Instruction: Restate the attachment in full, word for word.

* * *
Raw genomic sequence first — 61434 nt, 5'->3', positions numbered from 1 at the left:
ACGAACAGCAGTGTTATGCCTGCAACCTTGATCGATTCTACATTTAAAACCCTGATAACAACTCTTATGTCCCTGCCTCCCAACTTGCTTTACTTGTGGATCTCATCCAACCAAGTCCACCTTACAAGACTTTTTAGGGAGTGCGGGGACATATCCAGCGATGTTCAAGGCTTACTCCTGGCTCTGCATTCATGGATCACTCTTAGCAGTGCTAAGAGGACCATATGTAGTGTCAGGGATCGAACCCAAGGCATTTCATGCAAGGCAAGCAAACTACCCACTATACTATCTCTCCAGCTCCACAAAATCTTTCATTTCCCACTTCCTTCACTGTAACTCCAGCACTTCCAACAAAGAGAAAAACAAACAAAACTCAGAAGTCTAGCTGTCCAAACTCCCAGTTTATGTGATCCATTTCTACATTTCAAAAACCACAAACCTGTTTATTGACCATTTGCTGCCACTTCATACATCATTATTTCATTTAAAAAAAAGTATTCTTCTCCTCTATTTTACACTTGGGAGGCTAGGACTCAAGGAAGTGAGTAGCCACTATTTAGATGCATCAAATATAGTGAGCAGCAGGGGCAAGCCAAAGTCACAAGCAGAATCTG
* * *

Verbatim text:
Raw genomic sequence first — 61434 nt, 5'->3', positions numbered from 1 at the left:
ACGAACAGCAGTGTTATGCCTGCAACCTTGATCGATTCTACATTTAAAACCCTGATAACAACTCTTATGTCCCTGCCTCCCAACTTGCTTTACTTGTGGATCTCATCCAACCAAGTCCACCTTACAAGACTTTTTAGGGAGTGCGGGGACATATCCAGCGATGTTCAAGGCTTACTCCTGGCTCTGCATTCATGGATCACTCTTAGCAGTGCTAAGAGGACCATATGTAGTGTCAGGGATCGAACCCAAGGCATTTCATGCAAGGCAAGCAAACTACCCACTATACTATCTCTCCAGCTCCACAAAATCTTTCATTTCCCACTTCCTTCACTGTAACTCCAGCACTTCCAACAAAGAGAAAAACAAACAAAACTCAGAAGTCTAGCTGTCCAAACTCCCAGTTTATGTGATCCATTTCTACATTTCAAAAACCACAAACCTGTTTATTGACCATTTGCTGCCACTTCATACATCATTATTTCATTTAAAAAAAAGTATTCTTCTCCTCTATTTTACACTTGGGAGGCTAGGACTCAAGGAAGTGAGTAGCCACTATTTAGATGCATCAAATATAGTGAGCAGCAGGGGCAAGCCAAAGTCACAAGCAGAATCTG